A. Legally perhaps, but I rarely find it a good idea. Most times people ask about this they really want to be sure they can keep a credit card. While this can be a valid concern, for car rental or online purchases, debtors can be better served by including all debt in their bankruptcy and getting a new credit card for people with bad credit.

Q. Can I change from a Chapter 13 to a Chapter 7 or vice versa later?
A. You can make a motion to convert a case after it is filed, as can the bankruptcy trustee. A bankruptcy judge must approve the motion.

Q. When might this happen?
A. If a Chapter 13 looks like it will fail or has failed either or both parties may desire a conversion to chapter 7. These days Chapter 7 trustees look carefully at the assets and income of debtors. If they think money might be available for unsecureed creditors they may make a motion for conversion to a Chapter 13.

Q. Can I keep my house and car if I file a bankruptcy?
A. As long as the equity does not warrent the trustee keeping it and you stay current on payments for the items you want to retain you should be OK. The concept that you lose everything is just one of the bankruptcy myths.

Q. May I keep my pets?
A. You should report animals of any value on your schedules such as pedigree dogs or cats, horses etc. You should then be able to exempt the item and keep the pet.

Q. What if I want to keep more assets after I have run out of exemptions?
A. Potentially exemptible assets can be bought back from the trustee after all exemptions have been exhausted just as with non-exemptible assets described above.

Q. May I file alone or must my spouse and I file jointly?
A. There is no law about who must file, the decision should be made based on the debt, credit and personal situations. Here are a few quick examples:

  1. If all of the debt is in the name of only one spouse only that spouse need file.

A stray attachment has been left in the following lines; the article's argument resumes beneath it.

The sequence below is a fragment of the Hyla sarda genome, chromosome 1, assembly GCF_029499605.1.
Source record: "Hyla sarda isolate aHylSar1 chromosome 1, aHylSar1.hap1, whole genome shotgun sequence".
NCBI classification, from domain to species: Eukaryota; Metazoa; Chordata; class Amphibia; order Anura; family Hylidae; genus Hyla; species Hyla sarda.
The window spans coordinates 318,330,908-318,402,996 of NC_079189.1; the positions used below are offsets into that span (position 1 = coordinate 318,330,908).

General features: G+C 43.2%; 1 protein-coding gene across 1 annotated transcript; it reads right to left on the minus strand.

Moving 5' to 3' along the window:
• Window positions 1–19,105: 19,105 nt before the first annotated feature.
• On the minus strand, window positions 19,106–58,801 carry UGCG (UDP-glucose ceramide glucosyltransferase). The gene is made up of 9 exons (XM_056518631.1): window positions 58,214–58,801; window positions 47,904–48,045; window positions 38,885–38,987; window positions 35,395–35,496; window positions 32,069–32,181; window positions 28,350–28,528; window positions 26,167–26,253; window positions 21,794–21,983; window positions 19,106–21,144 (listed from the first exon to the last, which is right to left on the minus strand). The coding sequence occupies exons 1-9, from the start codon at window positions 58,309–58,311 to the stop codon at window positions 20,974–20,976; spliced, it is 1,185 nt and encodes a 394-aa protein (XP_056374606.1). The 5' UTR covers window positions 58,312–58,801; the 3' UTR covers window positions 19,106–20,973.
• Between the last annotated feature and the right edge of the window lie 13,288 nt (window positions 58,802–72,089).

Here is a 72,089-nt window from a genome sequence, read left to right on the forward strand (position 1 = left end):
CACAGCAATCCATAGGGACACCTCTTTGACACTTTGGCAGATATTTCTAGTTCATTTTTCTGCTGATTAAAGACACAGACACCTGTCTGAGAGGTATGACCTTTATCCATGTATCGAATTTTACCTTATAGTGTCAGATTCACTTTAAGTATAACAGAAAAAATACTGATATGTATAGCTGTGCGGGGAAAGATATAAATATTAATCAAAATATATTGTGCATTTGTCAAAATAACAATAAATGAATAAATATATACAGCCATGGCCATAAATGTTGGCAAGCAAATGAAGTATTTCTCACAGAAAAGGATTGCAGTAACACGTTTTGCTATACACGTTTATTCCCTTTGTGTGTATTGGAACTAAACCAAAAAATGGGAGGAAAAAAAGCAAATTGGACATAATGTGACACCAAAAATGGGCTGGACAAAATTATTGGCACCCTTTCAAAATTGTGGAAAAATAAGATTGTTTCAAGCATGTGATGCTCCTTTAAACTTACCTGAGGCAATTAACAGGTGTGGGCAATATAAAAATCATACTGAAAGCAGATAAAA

2. If all debt is joint and you want a Chapter 7 discharge both should file.
  3. If the goal is stoping a foreclosure with a Chapter 13 only one spouse need file. Make sure that the filing spouse is named in the title to the home.

Q If only one spouse files will the other spouse be affected in any way?
A. If there is no joint debt the bankruptcy filing may not appear on their credit report, but if you need to buy a car or house jointly in the future it will force most new loans to be evaluated based on whoever has the worst credit.

Q. What happens to joint debt when only one spouse files a bankruptcy?
A. The other spouse will owe the whole debt in most cases.

Q. Can I file without my spouse having to know about it?
A. This odd question has come up enough I feel I should include it here. Yes, I have secretly filed for a debtor when we feared for the physical safety of a spouse, but generally if this question needs to be asked the spouses may need to take a hard look at the relationship. One day the other spouse will likely find out such as when a home or car needs to be bought or refinanced.

Q. If my corporation goes bankrupt or out of business what debt will I owe personally?
A. Provided no one tries to "pierce the corporate vail" you will owe only any debts personally guaranteed and any taxes collected on behalf of the IRS (941 trust fund taxes) if you controlled the collection of those taxes and directed they not be paid.

Q. I think a bankruptcy might be right for me, how do I choose which bankruptcy chapter fits my situation?
A. Try reading the FAQ on chapter 7 vs. chapter 13 bankruptcy or use the bankruptcy analysis and second opinion tool.

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Debt Workout Mortgages & Secured Debt | Credit Card & Unsecured Debt | Bankruptcy | Do Nothing | Deed in Lieu of Foreclosure | Do Nothing Home Forclosure | Pay Creditors in Full | Debt Consolidation Loan | Non-Profit Credit Counseling | Credit Card Balance Transfer